Collaborative procurement can benefit commissioners said Louise Capel-Cure at the London Mayor's Office for Policing and Crime © Getty Images
Collaborative procurement can benefit commissioners said Louise Capel-Cure at the London Mayor's Office for Policing and Crime © Getty Images

Four benefits of collaborative procurement

26 June 2019

Collaborative procurement helps counter pressure on public sector budgets and the need to extend services as far as possible. 

Delegates at the Public Sector Solutions Expo in London heard how sharing resources and collaborating as part of procurement partnerships can help deliver cost savings and improve relationships with suppliers and commissioners.  

1. Cost savings

Customers may think they’re getting the best deal from their suppliers but according to Will Laing, account director at the Crown Commercial Service (CCS), there has been a drive for more collaboration in procurement due to pressure on public sector budgets.

There is also a “need to make public money extend as far as possible to ensure service provision to the public can be delivered” and collaboration can help authorities achieve savings.

Laing cited an example of customer-driven collaboration where 33 London authorities had all procured similar software from a small base of suppliers.

“They all had separate contracts. No one thought they were getting a particularly good deal. When we actually showed them the data, they were buying the same software system from the same supplier and the difference in what they were paying for support ranged from about £25,000 a year to £150,000 for the same thing,” he explained.

As a result, Laing said authorities can often look to organisations such as the CCS to help them pool together demand and execute the procurement to deliver a consistent cost for the same products or services. 

2. Reducing duplication of efforts

As well as financial incentives, Nichola Cooke, assistant director at STAR procurement, a shared procurement service in the Greater Manchester area, described how collaborative procurement can have an impact on resources by reducing duplication of efforts.

“We recently delivered a procurement for 10 local authorities and 10 CCGs (clinical commissioning groups) and although that was very difficult, without collaboration there would have been 20 organisations going out to procure exactly the same thing and expecting suppliers to respond 20 different times to 20 different sets of requirements.” 

While collaboration can be highly beneficial to procurement, Cooke said it’s important to only work with those that want to work with you.

“Work with the coalition of the willing, work with people who want to work with you. If you try and force collaboration, that's where you'll end up with a lot of problems. But if you work with people who want to work with you, there will still be barriers to overcome but you're at least starting off wanting the same outcome,” she said.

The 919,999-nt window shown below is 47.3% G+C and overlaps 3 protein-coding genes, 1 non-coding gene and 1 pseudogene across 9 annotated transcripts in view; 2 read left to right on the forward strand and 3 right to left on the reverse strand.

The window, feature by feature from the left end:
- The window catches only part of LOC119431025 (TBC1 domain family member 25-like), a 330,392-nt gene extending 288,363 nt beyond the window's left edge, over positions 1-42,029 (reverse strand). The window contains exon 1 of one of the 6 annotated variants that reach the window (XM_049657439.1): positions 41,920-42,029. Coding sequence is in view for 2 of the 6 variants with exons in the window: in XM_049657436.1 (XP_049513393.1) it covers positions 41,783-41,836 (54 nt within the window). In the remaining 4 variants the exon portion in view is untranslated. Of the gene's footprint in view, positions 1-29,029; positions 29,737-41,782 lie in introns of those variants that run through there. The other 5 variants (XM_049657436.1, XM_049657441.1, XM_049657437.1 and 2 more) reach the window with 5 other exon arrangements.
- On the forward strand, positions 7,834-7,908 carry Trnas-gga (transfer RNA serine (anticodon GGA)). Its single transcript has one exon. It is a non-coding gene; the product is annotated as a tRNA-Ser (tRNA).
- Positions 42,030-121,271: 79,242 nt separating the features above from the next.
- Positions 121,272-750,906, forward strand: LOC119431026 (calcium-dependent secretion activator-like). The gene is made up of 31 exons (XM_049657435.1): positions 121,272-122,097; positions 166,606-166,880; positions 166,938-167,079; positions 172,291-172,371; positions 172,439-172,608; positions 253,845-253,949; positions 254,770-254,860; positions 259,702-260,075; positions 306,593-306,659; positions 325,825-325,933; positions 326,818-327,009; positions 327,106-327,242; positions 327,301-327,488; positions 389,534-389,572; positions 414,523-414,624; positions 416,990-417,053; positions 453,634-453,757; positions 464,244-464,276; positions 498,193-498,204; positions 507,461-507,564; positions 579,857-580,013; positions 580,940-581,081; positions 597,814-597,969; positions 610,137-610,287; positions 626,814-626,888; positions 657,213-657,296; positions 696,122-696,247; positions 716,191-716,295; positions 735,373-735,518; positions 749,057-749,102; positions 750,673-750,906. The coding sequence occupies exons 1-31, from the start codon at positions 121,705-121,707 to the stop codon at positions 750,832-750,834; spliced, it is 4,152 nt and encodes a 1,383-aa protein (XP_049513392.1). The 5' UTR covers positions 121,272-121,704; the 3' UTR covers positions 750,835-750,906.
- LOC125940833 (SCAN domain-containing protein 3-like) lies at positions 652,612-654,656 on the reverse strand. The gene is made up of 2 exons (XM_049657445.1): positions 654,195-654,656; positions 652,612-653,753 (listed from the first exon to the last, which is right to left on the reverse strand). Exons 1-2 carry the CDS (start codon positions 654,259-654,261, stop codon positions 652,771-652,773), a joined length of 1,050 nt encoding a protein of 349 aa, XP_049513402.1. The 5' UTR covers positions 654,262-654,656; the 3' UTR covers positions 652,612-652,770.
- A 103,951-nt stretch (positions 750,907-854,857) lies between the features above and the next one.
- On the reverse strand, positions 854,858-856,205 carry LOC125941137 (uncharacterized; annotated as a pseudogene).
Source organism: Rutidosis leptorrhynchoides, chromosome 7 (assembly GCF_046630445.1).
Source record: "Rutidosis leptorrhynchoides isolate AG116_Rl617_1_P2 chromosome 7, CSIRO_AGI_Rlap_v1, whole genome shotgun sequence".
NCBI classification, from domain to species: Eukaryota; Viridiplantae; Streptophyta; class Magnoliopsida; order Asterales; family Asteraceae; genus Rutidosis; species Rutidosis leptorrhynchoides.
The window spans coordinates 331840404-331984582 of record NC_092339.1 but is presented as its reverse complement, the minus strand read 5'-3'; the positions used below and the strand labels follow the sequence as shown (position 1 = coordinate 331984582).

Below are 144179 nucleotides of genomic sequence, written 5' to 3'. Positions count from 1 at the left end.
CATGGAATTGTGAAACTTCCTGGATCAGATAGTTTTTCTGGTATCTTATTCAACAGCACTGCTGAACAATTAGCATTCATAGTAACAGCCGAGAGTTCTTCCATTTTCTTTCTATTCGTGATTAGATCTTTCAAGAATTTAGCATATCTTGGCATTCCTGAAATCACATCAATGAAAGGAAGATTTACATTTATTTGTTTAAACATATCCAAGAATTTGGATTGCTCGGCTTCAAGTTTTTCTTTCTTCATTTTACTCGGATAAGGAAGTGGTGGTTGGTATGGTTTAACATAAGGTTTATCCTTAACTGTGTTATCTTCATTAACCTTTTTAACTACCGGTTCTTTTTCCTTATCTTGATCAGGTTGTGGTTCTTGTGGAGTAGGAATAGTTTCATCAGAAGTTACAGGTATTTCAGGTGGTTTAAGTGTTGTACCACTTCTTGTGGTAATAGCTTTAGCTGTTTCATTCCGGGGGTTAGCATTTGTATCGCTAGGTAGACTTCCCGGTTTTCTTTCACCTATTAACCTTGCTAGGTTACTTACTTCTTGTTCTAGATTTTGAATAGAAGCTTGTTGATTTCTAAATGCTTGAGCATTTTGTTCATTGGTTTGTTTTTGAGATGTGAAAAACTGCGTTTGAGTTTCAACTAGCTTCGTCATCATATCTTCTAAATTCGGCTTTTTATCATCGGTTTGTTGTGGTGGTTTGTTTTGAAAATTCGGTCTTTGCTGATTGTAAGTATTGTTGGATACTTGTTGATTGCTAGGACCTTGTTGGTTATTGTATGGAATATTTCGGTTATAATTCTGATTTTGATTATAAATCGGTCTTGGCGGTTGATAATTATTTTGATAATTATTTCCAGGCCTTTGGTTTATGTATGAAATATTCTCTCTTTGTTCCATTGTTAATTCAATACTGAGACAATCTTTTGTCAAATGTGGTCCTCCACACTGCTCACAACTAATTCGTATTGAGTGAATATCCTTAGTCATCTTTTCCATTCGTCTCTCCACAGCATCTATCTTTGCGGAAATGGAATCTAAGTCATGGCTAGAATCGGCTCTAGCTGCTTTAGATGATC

3. Relationships with suppliers

Michael Pace, managing director at NHS London Procurement Partnership, said collaboration also presents procurement teams with the opportunity to be a better customer to their suppliers.

“Obviously customers are important and so is understanding what they want. But it's also about talking to the supplier community and understanding what suppliers can do for you. Technology is changing all the time so there's no point in talking to the customer and understanding what they need, but then we can't deliver it because the supplier can't deliver it.”

By collaborating with suppliers, listening to what their capabilities are and looking at where innovation is coming from, procurement partnerships can gain a better understanding of what they are able to deliver, he said.

“A big part of collaboration is to be a better customer to the suppliers as well, and driving some of those efficiencies and then make compromises and really drive forward for everybody's benefit.” 

4. Additional expertise

Collaboration in procurement is also able to benefit commissioners on issues such as social value, according to Louise Capel-Cure, contracts innovation programme manager at the London Mayor’s Office for Policing and Crime (MOPAC).

“We're able to access the central team working in the area and they're supporting us to look at how we better embed all the aspects of a responsible procurement policy into our commissioning processes. There are some aspects of it that come quite naturally,” she said. 

“But there are other areas where we could definitely be doing more. One of the key principles is around skills, training and apprenticeships. We've not really thought about where that might fit in terms of our commissioning and what we're buying. ”

By working with procurement partnerships, Capel-Cure said MOPAC is able to draw on expertise and gain insight into best practice as well as being able to see what’s happening across the Greater London Authority.

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